Surrogacy Laws in India, Right Now
Recently the state of surrogacy in India has been a barrage of mixed information and confusion. On the one hand, plenty of celebrities in India are having babies through surrogacy; on the other hand, reports of much tougher surrogacy laws make the reproductive option seem impossible. Here’s what you need to know.
Presently, India does not have any enforceable laws in place when it comes to the surrogacy process. Surrogacy was made legal in India in 2002, and with the law came guidelines from the India Council of Medical Research. But these guidelines were truly just that: lax, unenforceable suggestions, without legislative backing.
This means there is no law to ensure a baby born via surrogacy in fact has parents — as in the case of Baby Manji vs Union of India, in which a Japanese couple opted for surrogacy via an Indian birth mother; when the couple divorced, the wife rejected the baby that was biologically tied to the father, the birth mother declined to keep the baby, and the court denied custody to the single male parent. (Ultimately, Japan gave the baby a humanitarian visa and granted the grandmother custody, on behalf of her son.)
Similarly, there is also no law to ensure commissioning parents have legal rights to a child; a surrogate mother can keep the baby she gives birth to and be well within her rights.
And there is no law that ensures a baby born via surrogacy has a nationality — as in the case of the stateless twins born to a German couple via an Indian surrogate.
In other words, no party involved has any protected rights. When surrogacy agreements go wrong like this, the Court has had to deal with cases on an ad hoc basis, often turning to surrogacy laws from other countries, including Ukraine, Japan and the US, for guidance. Not really a sustainable situation for a country with a $400 million surrogacy industry.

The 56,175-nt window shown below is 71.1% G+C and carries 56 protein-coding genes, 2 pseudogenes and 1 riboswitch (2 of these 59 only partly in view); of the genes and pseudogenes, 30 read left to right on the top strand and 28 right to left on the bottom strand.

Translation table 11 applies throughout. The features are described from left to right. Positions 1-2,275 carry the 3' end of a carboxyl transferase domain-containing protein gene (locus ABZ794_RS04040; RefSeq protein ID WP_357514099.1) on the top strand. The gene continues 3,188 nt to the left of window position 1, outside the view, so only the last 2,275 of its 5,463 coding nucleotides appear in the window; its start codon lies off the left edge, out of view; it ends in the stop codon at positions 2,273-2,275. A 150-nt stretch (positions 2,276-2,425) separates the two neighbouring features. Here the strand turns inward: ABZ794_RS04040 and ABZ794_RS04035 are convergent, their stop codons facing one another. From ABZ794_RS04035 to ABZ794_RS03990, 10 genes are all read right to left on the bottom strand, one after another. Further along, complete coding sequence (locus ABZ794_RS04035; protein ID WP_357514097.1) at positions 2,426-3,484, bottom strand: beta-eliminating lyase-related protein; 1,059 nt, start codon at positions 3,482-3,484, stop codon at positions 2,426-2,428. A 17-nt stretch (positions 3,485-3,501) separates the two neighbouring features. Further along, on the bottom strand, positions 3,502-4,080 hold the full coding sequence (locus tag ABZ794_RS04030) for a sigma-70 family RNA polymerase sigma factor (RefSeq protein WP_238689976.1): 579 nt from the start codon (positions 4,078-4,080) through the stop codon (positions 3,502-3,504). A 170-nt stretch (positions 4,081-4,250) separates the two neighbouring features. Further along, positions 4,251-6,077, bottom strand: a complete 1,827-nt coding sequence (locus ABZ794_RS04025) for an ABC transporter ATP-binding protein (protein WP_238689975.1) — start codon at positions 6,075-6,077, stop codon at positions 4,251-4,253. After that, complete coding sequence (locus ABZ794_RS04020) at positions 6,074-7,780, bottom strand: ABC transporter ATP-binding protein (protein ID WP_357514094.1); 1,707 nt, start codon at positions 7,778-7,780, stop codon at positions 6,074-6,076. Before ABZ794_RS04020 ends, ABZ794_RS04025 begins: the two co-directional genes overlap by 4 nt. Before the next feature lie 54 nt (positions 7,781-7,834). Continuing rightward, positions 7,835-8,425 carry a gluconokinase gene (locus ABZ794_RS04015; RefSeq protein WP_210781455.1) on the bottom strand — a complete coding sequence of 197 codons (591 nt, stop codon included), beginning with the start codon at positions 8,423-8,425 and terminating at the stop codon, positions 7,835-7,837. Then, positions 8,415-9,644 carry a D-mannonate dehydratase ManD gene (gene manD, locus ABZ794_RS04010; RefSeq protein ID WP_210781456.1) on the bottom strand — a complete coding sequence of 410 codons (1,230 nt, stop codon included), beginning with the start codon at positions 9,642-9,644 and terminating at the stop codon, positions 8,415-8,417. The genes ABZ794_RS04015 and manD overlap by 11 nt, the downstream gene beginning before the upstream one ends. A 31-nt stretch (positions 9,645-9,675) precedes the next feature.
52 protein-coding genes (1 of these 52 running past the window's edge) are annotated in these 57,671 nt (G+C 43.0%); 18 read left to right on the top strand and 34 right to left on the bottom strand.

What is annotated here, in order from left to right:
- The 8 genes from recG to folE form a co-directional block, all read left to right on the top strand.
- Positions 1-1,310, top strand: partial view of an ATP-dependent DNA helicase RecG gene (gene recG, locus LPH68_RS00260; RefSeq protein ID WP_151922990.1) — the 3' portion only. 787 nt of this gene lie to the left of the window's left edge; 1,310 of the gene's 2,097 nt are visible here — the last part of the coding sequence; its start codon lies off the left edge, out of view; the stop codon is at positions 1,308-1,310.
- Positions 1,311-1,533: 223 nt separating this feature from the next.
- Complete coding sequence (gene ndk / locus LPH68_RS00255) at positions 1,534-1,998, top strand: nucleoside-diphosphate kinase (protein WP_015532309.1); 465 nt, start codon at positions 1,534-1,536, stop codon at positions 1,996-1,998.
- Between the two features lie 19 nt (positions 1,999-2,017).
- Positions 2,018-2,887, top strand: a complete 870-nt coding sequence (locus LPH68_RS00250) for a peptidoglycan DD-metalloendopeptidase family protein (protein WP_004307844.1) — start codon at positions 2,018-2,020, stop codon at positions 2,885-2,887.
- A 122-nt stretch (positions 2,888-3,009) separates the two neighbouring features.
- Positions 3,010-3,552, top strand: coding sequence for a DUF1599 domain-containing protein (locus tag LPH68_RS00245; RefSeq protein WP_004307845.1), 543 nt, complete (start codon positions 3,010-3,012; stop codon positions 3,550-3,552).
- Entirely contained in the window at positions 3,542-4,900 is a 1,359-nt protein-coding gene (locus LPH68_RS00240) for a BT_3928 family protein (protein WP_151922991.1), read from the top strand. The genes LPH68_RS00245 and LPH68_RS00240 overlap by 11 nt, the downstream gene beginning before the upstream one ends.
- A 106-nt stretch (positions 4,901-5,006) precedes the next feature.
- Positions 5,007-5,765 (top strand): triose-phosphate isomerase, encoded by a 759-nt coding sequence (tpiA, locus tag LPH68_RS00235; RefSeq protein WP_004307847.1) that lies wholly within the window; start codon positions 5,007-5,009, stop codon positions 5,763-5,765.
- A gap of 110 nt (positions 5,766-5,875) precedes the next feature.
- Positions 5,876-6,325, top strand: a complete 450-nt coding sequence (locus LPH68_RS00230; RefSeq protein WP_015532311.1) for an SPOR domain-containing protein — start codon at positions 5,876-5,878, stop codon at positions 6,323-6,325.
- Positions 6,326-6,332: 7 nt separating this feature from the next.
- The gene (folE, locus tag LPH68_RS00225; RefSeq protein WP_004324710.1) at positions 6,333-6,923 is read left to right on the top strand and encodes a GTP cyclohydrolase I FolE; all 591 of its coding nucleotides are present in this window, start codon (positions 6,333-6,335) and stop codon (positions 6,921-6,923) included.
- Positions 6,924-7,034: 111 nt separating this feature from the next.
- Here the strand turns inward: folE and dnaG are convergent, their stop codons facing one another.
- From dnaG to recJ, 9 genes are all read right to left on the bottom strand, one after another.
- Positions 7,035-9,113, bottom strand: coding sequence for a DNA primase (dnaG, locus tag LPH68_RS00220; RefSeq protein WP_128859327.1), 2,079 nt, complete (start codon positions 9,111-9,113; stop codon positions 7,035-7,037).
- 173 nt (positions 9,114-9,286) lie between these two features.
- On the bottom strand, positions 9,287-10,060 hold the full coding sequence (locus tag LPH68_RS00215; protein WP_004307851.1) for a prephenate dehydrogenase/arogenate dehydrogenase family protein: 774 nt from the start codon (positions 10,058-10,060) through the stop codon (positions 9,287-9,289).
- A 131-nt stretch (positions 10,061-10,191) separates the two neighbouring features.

In the past, numerous bills have been drafted only to never be presented in Parliament. However, the Surrogacy (Regulation) Bill, drafted in 2016 and reported extensively, has seen more active response, reaching the Prime Minister’s office. Two years later, the Bill is in the process of being amended.
If passed, the Surrogacy (Regulation) Bill would essentially ban commercial surrogacy in India. You would be able to become parents via surrogacy only if you’re a heterosexual Indian couple — between 23 to 50 years for the woman, and 26 to 55 years for the man — who have been married for more than five years with proof that at least one of you is infertile, and your surrogate is a close relative between 25 to 35 years who is married and has at least one child of her own. The only money you could offer would be the payment of her medical expenses. If you’ve been married less than five years, or are older or younger than that age range; if you’re single, if you’re foreign, if you’re cohabiting but unmarried, and if you’re gay, you’d be out of luck.
Ostensibly to prevent exploitation of underprivileged women — an admirable goal — the bill is clearly flawed. And unfortunately, the only amendments that appear to be under discussion are provisions for Non-Resident Indians (NRIs) and Overseas Citizen of India (OCI) (as well as people withing the now defunct Persons of Indian Origin system) — assuming, of course, these couples are heterosexual, fit the age range, have proof of infertility, have been married for at least 5 years and have a close female relative who is married with a child and doesn’t mind getting knocked up without any kind of recompense.
The current scenario of surrogacy in India definitely calls for regulation — for the sake of children, birth mothers and commissioning parents — but surely there’s a way to make the rules more equal and accessible for all hopeful parents. Here’s hoping the Government finds it.